Brains and technology are interconnected. We invent new technologies with collective brain power, but at the same time those new technologies influence and constrain how we think, even if we don’t realize it. Playing video games, for example, may improve visual acuity, physical dexterity, reaction times, statistical judgments, and multitasking, and may slow age-related cognitive decline. And how about an anecdotal observation: consider how desktop OSs like Windows encourage multitasking, whereas tablets and phones, with their limited screen real estate, almost demand mono-tasking (the tablet version of Windows should really be called Microsoft Porthole). It’s a two-way street: cognitive abilities influence technology, and technology influences our cognitive abilities.
Because technology is ever-evolving, it shouldn’t be surprising that kids have different skills and abilities than adults. Kids now grew up using computers and watching TV while texting; they are probably better at multitasking than parents who had physical books and three TV channels. Those parents have different skills than their parents. Cognitive skills aren’t fixed or stable, over lifetimes or over generations. Brains aren’t hardwired, except for the ability to learn, interact, and navigate the world. If the modern world is different than last generation’s, modern brains will likewise be different.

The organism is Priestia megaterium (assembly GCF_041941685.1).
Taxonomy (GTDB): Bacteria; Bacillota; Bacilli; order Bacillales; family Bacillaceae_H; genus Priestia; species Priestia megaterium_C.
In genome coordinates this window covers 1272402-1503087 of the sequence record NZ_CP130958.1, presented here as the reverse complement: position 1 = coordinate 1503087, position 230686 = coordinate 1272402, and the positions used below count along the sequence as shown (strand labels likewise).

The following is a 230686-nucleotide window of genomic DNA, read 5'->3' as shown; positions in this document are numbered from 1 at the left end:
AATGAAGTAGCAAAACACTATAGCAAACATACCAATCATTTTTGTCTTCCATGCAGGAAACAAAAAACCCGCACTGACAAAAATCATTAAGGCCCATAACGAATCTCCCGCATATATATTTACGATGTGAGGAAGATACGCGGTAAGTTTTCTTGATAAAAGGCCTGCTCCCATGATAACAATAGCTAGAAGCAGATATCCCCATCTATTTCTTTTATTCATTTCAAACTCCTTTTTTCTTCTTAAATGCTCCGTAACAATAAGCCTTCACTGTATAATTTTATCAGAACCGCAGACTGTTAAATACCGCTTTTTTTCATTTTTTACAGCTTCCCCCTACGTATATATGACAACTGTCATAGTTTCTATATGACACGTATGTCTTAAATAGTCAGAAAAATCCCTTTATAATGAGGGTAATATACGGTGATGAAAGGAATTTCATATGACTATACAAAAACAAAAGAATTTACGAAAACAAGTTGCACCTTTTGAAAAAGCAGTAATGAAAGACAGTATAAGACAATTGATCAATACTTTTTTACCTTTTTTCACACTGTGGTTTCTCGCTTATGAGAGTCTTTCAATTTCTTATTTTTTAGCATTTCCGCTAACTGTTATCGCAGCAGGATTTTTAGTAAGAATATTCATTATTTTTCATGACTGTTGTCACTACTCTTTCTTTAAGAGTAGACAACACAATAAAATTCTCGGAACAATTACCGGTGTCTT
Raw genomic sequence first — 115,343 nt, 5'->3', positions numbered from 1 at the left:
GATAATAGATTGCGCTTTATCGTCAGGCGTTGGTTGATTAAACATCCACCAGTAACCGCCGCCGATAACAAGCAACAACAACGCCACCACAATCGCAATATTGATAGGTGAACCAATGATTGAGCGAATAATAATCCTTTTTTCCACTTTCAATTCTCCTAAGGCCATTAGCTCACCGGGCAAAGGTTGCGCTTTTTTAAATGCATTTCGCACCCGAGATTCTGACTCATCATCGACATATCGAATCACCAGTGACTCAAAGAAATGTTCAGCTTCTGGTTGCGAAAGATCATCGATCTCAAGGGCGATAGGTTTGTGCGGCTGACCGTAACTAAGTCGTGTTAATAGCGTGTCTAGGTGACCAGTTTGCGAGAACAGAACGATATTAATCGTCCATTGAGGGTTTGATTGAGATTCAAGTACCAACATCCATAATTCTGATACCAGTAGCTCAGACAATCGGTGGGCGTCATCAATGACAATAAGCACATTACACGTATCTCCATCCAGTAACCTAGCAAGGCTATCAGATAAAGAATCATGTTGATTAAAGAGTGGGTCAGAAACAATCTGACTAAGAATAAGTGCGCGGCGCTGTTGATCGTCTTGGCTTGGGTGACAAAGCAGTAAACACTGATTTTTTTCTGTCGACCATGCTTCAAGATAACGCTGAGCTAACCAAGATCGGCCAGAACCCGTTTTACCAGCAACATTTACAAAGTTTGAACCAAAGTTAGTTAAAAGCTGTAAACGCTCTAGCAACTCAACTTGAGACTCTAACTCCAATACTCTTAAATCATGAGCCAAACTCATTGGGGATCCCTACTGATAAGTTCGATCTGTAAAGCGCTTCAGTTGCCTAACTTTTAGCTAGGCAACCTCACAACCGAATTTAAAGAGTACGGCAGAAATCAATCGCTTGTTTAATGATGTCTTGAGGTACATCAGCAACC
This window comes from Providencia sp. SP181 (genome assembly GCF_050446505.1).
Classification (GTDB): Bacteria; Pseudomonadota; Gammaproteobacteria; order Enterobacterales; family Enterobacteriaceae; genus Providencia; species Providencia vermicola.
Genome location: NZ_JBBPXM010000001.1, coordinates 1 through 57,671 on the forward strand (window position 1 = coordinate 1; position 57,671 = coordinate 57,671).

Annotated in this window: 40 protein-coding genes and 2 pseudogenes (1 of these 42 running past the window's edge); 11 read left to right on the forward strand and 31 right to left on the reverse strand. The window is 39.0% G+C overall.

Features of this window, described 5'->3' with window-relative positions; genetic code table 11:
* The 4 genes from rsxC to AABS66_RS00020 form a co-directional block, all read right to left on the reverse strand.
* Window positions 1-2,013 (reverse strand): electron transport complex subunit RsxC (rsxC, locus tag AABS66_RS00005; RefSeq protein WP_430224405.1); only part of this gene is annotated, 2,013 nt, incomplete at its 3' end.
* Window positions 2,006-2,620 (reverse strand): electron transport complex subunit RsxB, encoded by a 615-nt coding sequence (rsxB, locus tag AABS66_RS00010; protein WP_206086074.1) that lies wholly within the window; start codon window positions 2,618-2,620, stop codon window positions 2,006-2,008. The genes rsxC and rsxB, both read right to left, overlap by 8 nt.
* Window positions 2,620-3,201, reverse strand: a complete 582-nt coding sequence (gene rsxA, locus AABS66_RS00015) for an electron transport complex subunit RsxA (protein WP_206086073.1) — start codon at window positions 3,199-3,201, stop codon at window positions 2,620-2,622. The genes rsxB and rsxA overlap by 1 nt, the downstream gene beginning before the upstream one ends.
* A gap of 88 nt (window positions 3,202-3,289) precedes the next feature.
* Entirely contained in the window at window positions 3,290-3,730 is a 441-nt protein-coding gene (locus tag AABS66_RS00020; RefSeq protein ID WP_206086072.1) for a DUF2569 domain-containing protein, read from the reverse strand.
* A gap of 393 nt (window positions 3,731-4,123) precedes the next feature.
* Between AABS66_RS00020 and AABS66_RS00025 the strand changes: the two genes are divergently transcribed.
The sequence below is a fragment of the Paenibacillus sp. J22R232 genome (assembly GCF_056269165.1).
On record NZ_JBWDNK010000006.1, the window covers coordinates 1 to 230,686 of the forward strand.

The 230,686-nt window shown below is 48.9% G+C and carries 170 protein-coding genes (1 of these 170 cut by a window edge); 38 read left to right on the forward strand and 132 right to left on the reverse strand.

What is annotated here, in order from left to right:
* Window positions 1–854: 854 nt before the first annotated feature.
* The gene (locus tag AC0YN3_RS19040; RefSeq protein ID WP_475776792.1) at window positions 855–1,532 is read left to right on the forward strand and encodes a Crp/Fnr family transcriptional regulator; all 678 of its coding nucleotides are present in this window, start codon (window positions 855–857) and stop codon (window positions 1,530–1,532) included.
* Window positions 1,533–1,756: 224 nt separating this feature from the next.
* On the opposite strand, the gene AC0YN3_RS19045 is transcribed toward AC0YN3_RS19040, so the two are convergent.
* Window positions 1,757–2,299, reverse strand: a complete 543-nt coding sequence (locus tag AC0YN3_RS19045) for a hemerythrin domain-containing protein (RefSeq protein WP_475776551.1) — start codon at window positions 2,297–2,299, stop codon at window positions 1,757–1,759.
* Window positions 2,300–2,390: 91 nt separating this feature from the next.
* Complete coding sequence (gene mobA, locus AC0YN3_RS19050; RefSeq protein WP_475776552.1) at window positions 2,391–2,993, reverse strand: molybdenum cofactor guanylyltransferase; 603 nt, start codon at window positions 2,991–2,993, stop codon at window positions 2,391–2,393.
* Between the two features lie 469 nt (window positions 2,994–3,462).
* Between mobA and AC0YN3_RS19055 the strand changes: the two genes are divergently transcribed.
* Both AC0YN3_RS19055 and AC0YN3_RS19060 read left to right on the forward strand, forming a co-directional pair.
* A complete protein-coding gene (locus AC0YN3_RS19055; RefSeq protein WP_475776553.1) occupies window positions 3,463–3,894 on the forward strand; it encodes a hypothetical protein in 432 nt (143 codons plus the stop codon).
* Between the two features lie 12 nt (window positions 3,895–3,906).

Consequences of the brain’s plasticity run deep. That experience and environment affect “high-level” things like music or food preferences is easy. But they can also influence basic perception. In the illusion below, both orange circles are the same size, but the one on the right seems bigger, because it’s surrounded by small circles. It turns out that people in East Asian countries experience a stronger illusory size effect than Westerners, presumably due to cultural differences.